Celebrate National Bike Month
Last year at this time the Door County Bike and Pedestrian Plan was making the rounds at public meetings before it was presented to the Door County Board of Supervisors for its approval, which came at the board’s Jan. 28 meeting.
Paul Anschutz took off from work at Bay Shipbuilding that below-zero morning in order to be at the historic adoption of a plan that recognizes the bicycle and perambulation as legitimate modes of transportation in Door County.
It was just part of what Anschutz, Bike Committee Chairman of the Door County Silent Sports Alliance, understands will be a long process of education and, in some cases, re-education to accept and embrace the bicycle culture in Door County.
“It’s the Five Es,” he said, “Education, education, education…”
And, he adds, he means education for everyone – bicyclists of all ages, motorists and elected officials.
“With all these biking events going on, it’s time for people who care to educate,” Anschutz said. “We’re trying to change the culture, the mindset, for people who live in Door County about bikes and pedestrians.”
A great time to do that is during the month of May, which is National Bike Month – sponsored by the League of American Bicyclists and celebrated in communities from coast to coast since 1956. Within the month there is also Bike-to-Work Week May 12 – 16, which is being recognized for the second year in Door County.
“This is big,” Anschutz said. “This is our second kick at the can for Bike-to-Work week. It’s all about getting people out on bikes.”
The Door County Public Health Department is again involved in the Bike-to-Work week event. Individuals and businesses can sign up by calling the Door County Public Health Dept. at 920.746.2234 or by sending an email to [email protected]. Then download the log form from the Public Health website (co.door.wi.gov). Return the completed log to the Door County Public Health Department by email or fax to 920.746.2320. The business/agency/individual with the most logged miles wins a trophy.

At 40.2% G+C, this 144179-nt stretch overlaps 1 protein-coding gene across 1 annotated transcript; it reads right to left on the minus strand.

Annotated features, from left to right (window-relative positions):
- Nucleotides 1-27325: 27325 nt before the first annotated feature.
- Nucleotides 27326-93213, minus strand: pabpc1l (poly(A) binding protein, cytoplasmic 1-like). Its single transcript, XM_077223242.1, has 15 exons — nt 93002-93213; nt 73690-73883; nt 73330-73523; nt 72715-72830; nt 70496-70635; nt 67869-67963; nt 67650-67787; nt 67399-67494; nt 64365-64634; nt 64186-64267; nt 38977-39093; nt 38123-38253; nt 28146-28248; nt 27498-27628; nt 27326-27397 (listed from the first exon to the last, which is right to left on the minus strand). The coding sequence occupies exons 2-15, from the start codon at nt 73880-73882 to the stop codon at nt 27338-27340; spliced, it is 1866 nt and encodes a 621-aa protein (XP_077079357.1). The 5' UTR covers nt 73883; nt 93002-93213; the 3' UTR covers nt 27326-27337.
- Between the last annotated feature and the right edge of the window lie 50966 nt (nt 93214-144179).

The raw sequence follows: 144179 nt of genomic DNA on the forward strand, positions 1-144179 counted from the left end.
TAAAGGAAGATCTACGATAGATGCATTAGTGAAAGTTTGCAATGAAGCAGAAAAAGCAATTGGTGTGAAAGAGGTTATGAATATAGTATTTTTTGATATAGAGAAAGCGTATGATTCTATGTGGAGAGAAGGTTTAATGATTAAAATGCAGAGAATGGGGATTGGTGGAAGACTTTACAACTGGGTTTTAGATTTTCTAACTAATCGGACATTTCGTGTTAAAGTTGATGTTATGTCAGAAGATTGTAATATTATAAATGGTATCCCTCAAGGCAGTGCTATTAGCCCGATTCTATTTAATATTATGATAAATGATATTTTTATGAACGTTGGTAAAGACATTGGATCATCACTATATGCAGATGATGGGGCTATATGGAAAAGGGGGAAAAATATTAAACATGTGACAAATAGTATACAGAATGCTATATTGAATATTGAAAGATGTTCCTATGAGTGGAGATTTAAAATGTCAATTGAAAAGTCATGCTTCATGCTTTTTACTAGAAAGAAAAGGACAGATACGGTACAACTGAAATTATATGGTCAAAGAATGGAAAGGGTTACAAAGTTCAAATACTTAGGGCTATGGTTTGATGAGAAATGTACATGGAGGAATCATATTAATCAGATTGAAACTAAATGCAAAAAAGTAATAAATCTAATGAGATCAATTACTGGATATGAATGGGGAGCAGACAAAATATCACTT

“It went very well last year,” said Public Health Director Rhonda Kolberg. “We had probably eight or nine different businesses or agencies participating. Sturgeon Bay Schools had the most people who biked to work that week. This year we’re hoping to get more participants. We want to encourage biking as a form of transportation and exercise. It improves mental health and also your physical fitness.”
There will also be a celebration of Bike-to-Work week with a seven-mile bike ride and fish dinner at The Lodge at Leathem Smith on Friday, May 16. Also on May 16, there will be free bike checks and coffee starting at 6 am at Martin Park. More information is on the Health Department’s Facebook page and on the Door County Website at co.door.wi.gov.
Out of all the events planned, Anschutz seems most proud of the eighth annual Bike Rodeo geared for third through seventh grade riders. The rodeo is being held at Sturgeon Bay High School on Saturday, May 17, with sessions at 9 am, 10:15 am, 11:30 am and 12:45 pm.
“We’re pretty proud of that,” he said. “Cellcom’s been a provider of bike helmets since year one. Habush, Habush & Rottier, at the drop of a hat, ‘How many helmets do you want, Paul?’ We give helmets to the city of Algoma. We give helmets to the Door County Sheriff’s Department to pass out in northern Door. They have a rodeo up there with the kids at the Y. This year we’ve got Ministry Door County Medical Center graciously gave a huge amount of money to buy these blinky lights, so the kids can be seen by motor vehicle operators. The Sturgeon Bay Police Dept. supplies the CSOs, Community Service Officers, that help us out. Dairy Queen is giving the kids a free Dilly bar. When I was a kid, I’m 56 years old, there was nothing like this.”
Ultimately, Anschutz said, the rodeo is about “getting kids confident and feeling safe to ride on the road. We not only teach the kids, we teach the parents what it takes to make the child safe. Come to the rodeo, learn safety, and be a mentor to others.”